His most notable achievement was fighting the asura Vrita who in form of a mighty dragon stole all the water from the earth. When Indra was born he heard of the offenses of Vrita and fought to reclaim the precious water he had stolen form the world. He rode forth to seek him out, smashed through all 99 of Vritra’s fortresses, and battled Vrita as dragon and destroyed him. Water began flowing from his fallen adversary after battle which restored the earth from its perpetual drought. Replenishing the land of its most necessary nutrient, Indra became a hero not only to the people, but to the Gods alike. In show of allegiance the gods elected him as their king.
Although a notable deity within the Rigveda, over time Indras importance as a prominent deity began to diminish in favor of Vishnu and Shiva. More recent accounts of his famous battle even include his rescuing by Vishnu and Shiva in order to defeat the dragon. He was eventually demoted to that of simply god of weather and of the lesser gods.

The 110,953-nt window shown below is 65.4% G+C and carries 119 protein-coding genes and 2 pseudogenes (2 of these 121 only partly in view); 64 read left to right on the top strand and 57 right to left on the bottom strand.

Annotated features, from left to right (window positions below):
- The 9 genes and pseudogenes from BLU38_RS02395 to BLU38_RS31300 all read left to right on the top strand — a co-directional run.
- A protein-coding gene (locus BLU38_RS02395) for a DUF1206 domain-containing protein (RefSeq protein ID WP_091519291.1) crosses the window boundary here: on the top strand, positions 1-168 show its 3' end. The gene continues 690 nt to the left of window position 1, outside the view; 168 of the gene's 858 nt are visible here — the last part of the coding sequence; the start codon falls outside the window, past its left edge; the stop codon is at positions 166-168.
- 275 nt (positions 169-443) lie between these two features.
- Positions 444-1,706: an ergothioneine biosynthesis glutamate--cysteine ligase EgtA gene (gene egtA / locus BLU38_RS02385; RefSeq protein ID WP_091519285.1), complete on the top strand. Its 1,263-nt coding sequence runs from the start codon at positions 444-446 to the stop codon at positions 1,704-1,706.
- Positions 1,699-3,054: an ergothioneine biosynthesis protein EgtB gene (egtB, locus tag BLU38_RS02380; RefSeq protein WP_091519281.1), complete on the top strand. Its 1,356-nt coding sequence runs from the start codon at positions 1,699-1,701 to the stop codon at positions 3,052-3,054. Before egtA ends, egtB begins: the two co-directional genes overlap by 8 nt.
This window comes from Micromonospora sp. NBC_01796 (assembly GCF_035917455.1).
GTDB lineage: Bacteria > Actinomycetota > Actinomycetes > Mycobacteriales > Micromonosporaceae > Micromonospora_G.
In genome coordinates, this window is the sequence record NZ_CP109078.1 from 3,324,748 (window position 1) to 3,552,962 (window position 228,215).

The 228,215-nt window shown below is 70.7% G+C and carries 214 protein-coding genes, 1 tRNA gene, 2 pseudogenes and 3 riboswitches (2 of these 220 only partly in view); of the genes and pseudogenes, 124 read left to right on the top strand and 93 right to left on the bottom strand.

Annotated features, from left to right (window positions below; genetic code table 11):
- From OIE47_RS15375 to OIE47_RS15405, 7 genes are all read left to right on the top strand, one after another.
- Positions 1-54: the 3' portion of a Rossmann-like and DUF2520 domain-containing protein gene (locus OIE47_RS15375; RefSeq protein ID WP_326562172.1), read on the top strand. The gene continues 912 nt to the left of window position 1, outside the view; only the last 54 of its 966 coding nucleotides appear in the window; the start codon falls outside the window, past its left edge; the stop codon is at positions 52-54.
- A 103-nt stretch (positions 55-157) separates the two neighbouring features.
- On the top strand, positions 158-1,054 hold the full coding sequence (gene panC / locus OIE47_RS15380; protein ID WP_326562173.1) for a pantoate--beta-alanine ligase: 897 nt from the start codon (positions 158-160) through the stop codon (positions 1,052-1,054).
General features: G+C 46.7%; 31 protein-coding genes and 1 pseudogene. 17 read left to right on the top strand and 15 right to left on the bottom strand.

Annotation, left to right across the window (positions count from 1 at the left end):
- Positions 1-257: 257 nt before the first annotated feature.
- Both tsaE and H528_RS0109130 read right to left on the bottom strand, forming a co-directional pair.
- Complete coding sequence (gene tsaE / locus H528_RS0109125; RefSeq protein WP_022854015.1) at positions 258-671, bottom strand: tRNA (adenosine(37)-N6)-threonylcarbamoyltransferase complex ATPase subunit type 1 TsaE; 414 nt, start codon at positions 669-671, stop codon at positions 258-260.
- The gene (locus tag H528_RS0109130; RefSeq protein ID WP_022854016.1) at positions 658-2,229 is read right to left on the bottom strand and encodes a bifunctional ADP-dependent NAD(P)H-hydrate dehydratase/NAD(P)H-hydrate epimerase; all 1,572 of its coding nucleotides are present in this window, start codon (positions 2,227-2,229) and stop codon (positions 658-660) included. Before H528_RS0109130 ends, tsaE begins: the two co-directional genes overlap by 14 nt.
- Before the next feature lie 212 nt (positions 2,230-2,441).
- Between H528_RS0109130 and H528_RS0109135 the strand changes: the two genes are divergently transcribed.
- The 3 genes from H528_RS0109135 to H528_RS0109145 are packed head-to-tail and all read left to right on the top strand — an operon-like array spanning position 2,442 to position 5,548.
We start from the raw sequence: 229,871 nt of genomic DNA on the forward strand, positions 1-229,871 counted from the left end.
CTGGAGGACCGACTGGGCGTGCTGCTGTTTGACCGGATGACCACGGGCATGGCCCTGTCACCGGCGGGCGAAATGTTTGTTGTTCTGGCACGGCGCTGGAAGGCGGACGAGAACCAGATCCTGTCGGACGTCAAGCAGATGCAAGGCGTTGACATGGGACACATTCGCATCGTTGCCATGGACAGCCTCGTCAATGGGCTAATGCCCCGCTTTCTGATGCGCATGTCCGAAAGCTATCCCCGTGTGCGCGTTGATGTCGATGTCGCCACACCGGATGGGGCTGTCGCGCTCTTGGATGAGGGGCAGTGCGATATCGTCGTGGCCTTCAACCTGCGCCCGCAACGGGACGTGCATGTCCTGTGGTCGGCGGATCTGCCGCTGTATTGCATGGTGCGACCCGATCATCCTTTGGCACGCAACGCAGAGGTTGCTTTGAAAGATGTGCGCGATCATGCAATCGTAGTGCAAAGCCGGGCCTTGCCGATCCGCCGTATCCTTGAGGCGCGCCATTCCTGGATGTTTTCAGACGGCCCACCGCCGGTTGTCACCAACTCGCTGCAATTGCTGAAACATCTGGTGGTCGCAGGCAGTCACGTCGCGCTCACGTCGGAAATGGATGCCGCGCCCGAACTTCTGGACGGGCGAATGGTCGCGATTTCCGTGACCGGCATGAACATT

Click for more information on Vishnu and Shiva from Lotus Sculpture
Shiva as Ardhanari, or Ardhanarishvara, translates to ‘Lord who is half woman.’ Ardhanarishvara is the androgynous combination of Shiva and his consort Parvati, split down the middle as half man half woman. Shiva, usually depicted on the right, is often adorned with headdress of a half crescent moon, serpent earring, third eye upon the center of his forehead, and wears a sacred thread across his chest. Parvati down the left is commonly portrayed with basket shaped crown, kundala earing, red dot matching Shiva’s third eye, and multi-colored or white linen dress. Visually, Shiva and Parvati embody their corresponding gender vigorously so as to starkly contrast their opposing counterpart.
Ardhanarishvara is said to characterize the fusion of the masculine and feminine energies of the world and exemplifies how Shakti, the female principle of God, is inseparable from Shiva, the male principle of God. The merger between these masculine and feminine energies is regarded as the root of all creation.
God is both Shiva and Parvati, “both male and female, both father and mother, both aloof and active, both fearsome and gentle, both destructive and constructive” and unifies all other oppositions of the universe.
It is believed that Parvati is not just Shiva’s consort, but an actual part of him.
Ardhanari is one of the most popularly worshiped forms of Shiva and can be found in virtually every temple or shrine throughout India and south-east Asia. It is often regarded that the ultimate goal of a devotee is to be united with Shiva as Parvati is in the Ardhanarishvara form.